It’s like if you went to a butcher and said “What should I eat?” you know he’s going to sell you meat, that’s what he sells. If you go to a dietician, and the butcher’s a good guy he probably eats the same meat, he’s probably fat and troubled too right. But if you go to a dietician, you’re not paying them to sell you anything, you’re paying them to be independent registered investment advisors, an independent advisor.
So what they’re going to do is they’re going to “Wait a second, too much of that mean and you’re going to get cancer. We need some salad, we need some veggies, we need a little fish here.” And they’re not being incentivised to sell you anything, right, they just get a fee for what they do. That’s the person you want. There’s only 5,000 in the entire United States out of 310,000, 1.6%. That’s why most people get screwed.
Taylor Schulte: To further help clarify any confusion, let me summarize the three most important points Tony made.
First, a fiduciary financial advisor is legally required to put their client's interests ahead of their own.
Second, by definition, a financial advisor cannot be a fiduciary if they earn any amount of their compensation through commissions (the first transactional structure we discussed in last week's episode).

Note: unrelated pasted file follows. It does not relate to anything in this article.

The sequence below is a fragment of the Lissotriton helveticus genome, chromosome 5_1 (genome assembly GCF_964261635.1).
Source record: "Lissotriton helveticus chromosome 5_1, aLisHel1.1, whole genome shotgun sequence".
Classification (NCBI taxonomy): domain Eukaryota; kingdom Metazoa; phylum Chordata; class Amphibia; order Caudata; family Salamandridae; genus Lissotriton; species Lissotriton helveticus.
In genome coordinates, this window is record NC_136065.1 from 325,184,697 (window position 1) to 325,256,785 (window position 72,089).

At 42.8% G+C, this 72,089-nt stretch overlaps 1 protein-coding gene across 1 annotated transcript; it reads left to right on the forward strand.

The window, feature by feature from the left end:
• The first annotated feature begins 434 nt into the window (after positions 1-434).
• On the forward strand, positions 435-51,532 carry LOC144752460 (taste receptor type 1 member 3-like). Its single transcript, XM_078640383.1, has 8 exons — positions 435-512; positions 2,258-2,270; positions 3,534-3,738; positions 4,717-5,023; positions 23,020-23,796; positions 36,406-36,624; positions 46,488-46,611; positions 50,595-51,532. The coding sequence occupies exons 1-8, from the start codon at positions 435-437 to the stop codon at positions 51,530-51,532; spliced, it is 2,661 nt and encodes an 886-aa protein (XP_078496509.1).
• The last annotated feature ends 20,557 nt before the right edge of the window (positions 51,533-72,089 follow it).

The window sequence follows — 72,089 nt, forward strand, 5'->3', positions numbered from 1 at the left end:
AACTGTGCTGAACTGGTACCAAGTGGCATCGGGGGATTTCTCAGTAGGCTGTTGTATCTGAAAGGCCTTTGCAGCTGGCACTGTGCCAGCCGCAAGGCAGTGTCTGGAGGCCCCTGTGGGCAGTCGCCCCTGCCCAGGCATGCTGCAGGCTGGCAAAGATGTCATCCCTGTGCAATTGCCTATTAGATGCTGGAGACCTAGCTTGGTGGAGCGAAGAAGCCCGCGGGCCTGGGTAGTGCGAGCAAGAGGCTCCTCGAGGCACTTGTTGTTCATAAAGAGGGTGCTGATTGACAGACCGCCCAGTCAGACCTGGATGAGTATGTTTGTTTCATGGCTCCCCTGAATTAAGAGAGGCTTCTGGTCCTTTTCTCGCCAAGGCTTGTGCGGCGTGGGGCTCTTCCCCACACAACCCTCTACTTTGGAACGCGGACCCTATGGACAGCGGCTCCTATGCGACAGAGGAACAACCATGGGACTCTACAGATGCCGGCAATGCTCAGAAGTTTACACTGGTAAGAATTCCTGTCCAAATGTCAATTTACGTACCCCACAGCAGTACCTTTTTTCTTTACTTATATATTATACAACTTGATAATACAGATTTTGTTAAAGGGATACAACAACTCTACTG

Lastly, some financial advisors operate in a way that allows them to put their fiduciary hat on and take it off as they see fit, sometimes without the client knowing it. To some advisors, this unique business structure has given them permission to tell clients they are a fiduciary, even if there are situations where they are not adhering to this strict standard.
Before we go any further, there are two small corrections I want to make to Tony’s comments. The first is that just because a firm is structured as a Registered Investment Advisor or RIA, doesn’t mean you can automatically assume they are a fiduciary 100% of the time. Some RIAs can take their fiduciary hat on and off as I just mentioned, we refer to these as hybrid firms.
I think what Tony might have been trying to point out is that NONE of the large publicly traded brokerage firms we all know by name meet the requirements that allow them to hold themselves out as a fiduciary 100% of the time. That if working with an advisor who is a fiduciary 100% of the time is important to you, you’ll need to narrow your search down to independent Registered Investment Advisors (or RIAs) and, from there, find one who is not a hybrid firm and adheres to the fiduciary standard 100% of the time. And that is an accurate statement.